Travis at the State Theatre
Detroit, October 29, 2003
“Travis is so 2002.”
And with one chillingly brief email, my pal largely summarized the Glaswegian quartet’s post-Man Who existence.
In 1999, Travis broke worldwide on the strength of their second record’s four or five undeniable singles, and an addictive strain of rakish schoolboy charisma tingling from the tip of Fran Healy’s fauxhawk to the end of Dougie Payne’s long nose. The band headlined Reading. They sculpted Britney lovecheeze into a science fair volcano of spurting Morrissey heartache. And when Oasis took them touring through the USA, Travis turned heads. Americans didn’t care what the fuck a Wonderwall was. But goddamnit if that bopping “Why Does It Always Rain on Me?” beat didn’t have the frat brothers swooning just like the betties in Great Britain. “Travis? Those guys are wicked ahhsome!”
But then came 2001, and The Invisible Band. It did well, but the album’s less obvious sway confused many. The Man Who‘s love anthems were for everyone, all the time; conversely, its follow-up was more one on one – a communication of singular intimacy. Problem was, no one (in the US, anyway) wanted to hear Healy’s heartfelt whispers. Caught up in Coldplay’s yellow spider web, the larger public – some critics, too – dismissed Invisible, perceiving it as an MOR snooze. A tour supporting the scented bath oil popternative of Dido only encouraged those assumptions. By 2002, Travis was drifting, their polite little songs casualties of another UK band’s somewhat bizarre US takeover. By 2003, they were only a flicker. “Travis? I hate that Sig Ep douche bag!”
The funny part here is Travis’ own separation from their timeline. They have hovered above the history and hearsay, grinning bemusedly at the critical constructs purporting a competition with Coldplay and generally not worrying about anything as trivial as stardom and singles. Writing for their fourth album, they dealt as a band with a life-threatening injury to their drummer, and dwelled on the darkness shading the world. Just as The Man Who was a party line to Fran Healy’s heart, and The Invisible Band a romantic handwritten letter, the new 12 Memories was a question, rendered in black and white: where’s the love, people?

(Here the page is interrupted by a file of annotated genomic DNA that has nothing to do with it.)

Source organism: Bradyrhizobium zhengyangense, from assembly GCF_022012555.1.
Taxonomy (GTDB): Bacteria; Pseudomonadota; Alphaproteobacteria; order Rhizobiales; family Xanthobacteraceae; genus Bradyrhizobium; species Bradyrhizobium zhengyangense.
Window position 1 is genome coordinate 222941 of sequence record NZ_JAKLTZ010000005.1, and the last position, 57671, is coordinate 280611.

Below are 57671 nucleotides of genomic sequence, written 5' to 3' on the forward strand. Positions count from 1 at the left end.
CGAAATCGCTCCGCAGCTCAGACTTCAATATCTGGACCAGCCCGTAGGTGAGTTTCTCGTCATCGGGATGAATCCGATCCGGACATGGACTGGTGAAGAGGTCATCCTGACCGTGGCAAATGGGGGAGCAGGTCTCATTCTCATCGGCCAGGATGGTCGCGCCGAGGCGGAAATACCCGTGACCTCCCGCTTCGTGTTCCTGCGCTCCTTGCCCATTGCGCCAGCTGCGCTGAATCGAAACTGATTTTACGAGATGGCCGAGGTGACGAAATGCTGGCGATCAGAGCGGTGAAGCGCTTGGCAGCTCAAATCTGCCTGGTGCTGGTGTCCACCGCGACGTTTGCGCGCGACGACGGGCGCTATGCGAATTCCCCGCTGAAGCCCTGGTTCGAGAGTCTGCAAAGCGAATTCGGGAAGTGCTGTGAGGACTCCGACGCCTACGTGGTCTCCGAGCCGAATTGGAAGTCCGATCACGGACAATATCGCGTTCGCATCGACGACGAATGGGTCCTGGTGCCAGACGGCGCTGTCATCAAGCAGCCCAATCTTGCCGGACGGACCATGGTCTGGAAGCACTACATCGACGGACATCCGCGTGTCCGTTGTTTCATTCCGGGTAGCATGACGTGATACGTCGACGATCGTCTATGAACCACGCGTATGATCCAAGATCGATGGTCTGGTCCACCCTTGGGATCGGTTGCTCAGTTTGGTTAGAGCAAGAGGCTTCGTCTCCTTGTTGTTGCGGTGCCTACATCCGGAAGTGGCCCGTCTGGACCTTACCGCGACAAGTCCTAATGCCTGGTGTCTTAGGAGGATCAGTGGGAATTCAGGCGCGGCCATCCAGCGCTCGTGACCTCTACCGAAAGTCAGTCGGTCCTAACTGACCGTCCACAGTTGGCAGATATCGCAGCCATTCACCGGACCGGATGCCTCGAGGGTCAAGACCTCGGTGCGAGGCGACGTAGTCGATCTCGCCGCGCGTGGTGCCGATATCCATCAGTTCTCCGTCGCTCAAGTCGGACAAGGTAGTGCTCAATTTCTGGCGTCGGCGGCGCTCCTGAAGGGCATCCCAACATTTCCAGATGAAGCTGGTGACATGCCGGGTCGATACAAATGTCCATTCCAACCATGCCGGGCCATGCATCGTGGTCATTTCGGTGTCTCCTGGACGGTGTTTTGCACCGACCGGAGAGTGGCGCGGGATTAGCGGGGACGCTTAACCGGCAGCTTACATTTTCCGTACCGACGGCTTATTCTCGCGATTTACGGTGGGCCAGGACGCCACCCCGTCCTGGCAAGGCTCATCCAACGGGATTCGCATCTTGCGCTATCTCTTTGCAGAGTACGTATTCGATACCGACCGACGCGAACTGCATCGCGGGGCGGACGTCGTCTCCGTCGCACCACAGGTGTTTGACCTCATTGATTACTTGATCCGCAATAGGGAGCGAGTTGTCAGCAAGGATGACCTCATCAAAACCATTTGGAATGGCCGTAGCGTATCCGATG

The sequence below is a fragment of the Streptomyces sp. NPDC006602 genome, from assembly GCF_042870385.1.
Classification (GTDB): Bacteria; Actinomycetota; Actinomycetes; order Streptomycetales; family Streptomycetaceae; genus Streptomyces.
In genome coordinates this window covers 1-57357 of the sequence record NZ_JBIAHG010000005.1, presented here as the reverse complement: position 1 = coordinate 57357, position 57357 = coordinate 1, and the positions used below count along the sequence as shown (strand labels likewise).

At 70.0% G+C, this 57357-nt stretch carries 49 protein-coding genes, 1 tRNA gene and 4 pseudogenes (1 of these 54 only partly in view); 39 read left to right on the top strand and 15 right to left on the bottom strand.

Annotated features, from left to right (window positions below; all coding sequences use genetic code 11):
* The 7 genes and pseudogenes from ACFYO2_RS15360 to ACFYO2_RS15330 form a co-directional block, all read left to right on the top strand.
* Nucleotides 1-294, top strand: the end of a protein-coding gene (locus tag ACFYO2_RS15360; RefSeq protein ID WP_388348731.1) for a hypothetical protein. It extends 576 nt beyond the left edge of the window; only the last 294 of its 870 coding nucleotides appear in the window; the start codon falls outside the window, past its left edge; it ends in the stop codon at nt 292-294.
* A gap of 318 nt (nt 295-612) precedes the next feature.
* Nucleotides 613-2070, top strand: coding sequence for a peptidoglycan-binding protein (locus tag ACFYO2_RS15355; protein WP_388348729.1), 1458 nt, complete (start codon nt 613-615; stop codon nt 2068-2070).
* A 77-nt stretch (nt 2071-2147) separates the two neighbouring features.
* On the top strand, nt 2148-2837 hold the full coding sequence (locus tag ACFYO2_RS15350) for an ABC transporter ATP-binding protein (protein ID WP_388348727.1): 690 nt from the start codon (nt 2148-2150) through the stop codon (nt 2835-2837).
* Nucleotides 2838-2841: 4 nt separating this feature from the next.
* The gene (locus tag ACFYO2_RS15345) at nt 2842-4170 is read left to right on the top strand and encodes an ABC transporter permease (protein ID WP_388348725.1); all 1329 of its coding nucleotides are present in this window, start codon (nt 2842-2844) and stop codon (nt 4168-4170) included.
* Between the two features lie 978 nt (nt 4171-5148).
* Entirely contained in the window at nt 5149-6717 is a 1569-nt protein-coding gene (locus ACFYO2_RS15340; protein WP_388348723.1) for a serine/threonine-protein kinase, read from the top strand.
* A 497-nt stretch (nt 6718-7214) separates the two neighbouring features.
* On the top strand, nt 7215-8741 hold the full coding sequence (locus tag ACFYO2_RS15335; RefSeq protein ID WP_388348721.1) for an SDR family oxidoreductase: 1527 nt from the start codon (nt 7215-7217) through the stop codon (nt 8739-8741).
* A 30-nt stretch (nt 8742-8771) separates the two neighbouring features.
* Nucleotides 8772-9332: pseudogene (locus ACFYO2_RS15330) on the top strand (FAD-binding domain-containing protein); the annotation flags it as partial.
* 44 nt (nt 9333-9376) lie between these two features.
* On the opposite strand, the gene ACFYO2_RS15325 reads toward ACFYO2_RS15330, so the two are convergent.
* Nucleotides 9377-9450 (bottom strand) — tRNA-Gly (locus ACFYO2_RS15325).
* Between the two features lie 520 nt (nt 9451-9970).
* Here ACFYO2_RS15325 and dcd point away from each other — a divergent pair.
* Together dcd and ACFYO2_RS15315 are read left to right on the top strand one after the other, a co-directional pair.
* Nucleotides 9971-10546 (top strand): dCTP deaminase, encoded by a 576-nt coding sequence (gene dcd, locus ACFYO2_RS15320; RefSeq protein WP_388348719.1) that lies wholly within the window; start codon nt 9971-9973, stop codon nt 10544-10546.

This all came to bear on Travis’ State Theatre performance Wednesday night. Returning to the stage they’d once shared with Oasis, but debuting a set of more serious music, the band was inviting cheap criticism. “Oh, they’ve lost it,” some might say. Of course, this notion is ridiculous. When musicians write something as lovely as The Man Who, it’s almost as if they’re prohibited from moving past it, and Travis acknowledged this falsehood immediately. Taking the stage under cover of darkness, the foursome suddenly appeared as a fivesome. The new lad’s presence embraced the old shark-jumping cliché of adding band members to disguise diminished creativity, and then punted it to the cheap seats when his keys, drum programming, and elements of sequencing simply made the new material stronger. Shit, he even left the stage during the old barrelhouse rockers like “The Line is Fine” (from ’97’s Good Feeling).
Appearing as a winsome, Scottish version of Sonny Crockett, Fran Healy proved to be as affable as ever. But as the set continued, and Dougie Payne reclaimed his Coolest Bassist In Rock throne with each goofy, salacious hipsway, the dramas that bore out 12 Memories came tumbling out of Healy. The stage had always been a place to thank his fans, for Travis to give everything of themselves in a manner that suggested their own wonderment at people – American people, no less – actually paying to see them. On Wednesday, Healy was just as honest. But the crowd had become his confessor. It turns out that the perceptions had bothered him a bit.
Discussing “The Beautiful Occupation,” he accused critics who would label it an anti-war rant of lazy journalism. But it was obvious from the very real emotions on Healy’s face that he wasn’t slighting anyone. He wanted his audience to understand it from his perspective as a songwriter, to not simply accept the surface chatter. The moment was important since, in a larger sense, Healy was asking his fans to accept where Travis was now, unconditionally. You know, like lovers do. It became a theme of the evening, Healy’s hopes and fears about the world and his band (the full recovery of drummer Neil Primrose’s spinal injury), poured out in music both new and old. “Turn” surged forth like always; “Sing”‘s melody filled the State’s grand dome. The newer songs were not as immediate, but with Healy’s personal confessionals (and Payne’s ever present charm), they were equally embraced by the respectful crowd. If Travis had returned with a drippy, easily lovable single to rival its own past or the current embrace of Coldplay, the State might have been filled to the gills with radio singalong girls. Instead, the band made the record they needed to make, and arrived in America to explain why.
It was love at fourth sight.